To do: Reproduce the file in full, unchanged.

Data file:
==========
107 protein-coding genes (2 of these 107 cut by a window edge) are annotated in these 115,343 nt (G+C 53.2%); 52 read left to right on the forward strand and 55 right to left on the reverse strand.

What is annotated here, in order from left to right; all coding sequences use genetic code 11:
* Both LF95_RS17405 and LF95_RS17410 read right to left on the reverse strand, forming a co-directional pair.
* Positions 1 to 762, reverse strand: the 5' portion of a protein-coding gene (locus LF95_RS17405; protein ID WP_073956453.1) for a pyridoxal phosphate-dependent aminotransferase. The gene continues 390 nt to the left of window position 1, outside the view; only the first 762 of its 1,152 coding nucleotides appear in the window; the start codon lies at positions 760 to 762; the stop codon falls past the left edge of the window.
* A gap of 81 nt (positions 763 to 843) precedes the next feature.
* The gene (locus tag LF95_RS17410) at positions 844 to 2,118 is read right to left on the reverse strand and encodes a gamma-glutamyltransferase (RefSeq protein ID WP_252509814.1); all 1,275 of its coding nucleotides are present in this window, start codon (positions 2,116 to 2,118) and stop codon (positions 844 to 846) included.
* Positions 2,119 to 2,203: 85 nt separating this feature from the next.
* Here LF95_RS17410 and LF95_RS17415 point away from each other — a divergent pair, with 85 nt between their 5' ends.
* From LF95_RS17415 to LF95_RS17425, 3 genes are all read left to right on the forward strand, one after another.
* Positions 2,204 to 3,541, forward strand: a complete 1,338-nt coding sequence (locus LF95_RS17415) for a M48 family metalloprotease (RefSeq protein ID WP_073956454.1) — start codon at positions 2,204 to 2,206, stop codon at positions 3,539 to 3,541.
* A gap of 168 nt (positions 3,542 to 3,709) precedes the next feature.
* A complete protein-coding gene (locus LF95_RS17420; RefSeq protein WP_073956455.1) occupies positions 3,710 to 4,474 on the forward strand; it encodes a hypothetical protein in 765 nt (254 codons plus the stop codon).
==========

107 protein-coding genes (2 of these 107 cut by a window edge) are annotated in these 115,343 nt (G+C 53.2%); 52 read left to right on the forward strand and 55 right to left on the reverse strand.

What is annotated here, in order from left to right; all coding sequences use genetic code 11:
* Both LF95_RS17405 and LF95_RS17410 read right to left on the reverse strand, forming a co-directional pair.
* Positions 1 to 762, reverse strand: the 5' portion of a protein-coding gene (locus LF95_RS17405; protein ID WP_073956453.1) for a pyridoxal phosphate-dependent aminotransferase. The gene continues 390 nt to the left of window position 1, outside the view; only the first 762 of its 1,152 coding nucleotides appear in the window; the start codon lies at positions 760 to 762; the stop codon falls past the left edge of the window.
* A gap of 81 nt (positions 763 to 843) precedes the next feature.
* The gene (locus tag LF95_RS17410) at positions 844 to 2,118 is read right to left on the reverse strand and encodes a gamma-glutamyltransferase (RefSeq protein ID WP_252509814.1); all 1,275 of its coding nucleotides are present in this window, start codon (positions 2,116 to 2,118) and stop codon (positions 844 to 846) included.
* Positions 2,119 to 2,203: 85 nt separating this feature from the next.
* Here LF95_RS17410 and LF95_RS17415 point away from each other — a divergent pair, with 85 nt between their 5' ends.
* From LF95_RS17415 to LF95_RS17425, 3 genes are all read left to right on the forward strand, one after another.
* Positions 2,204 to 3,541, forward strand: a complete 1,338-nt coding sequence (locus LF95_RS17415) for a M48 family metalloprotease (RefSeq protein ID WP_073956454.1) — start codon at positions 2,204 to 2,206, stop codon at positions 3,539 to 3,541.
* A gap of 168 nt (positions 3,542 to 3,709) precedes the next feature.
* A complete protein-coding gene (locus LF95_RS17420; RefSeq protein WP_073956455.1) occupies positions 3,710 to 4,474 on the forward strand; it encodes a hypothetical protein in 765 nt (254 codons plus the stop codon).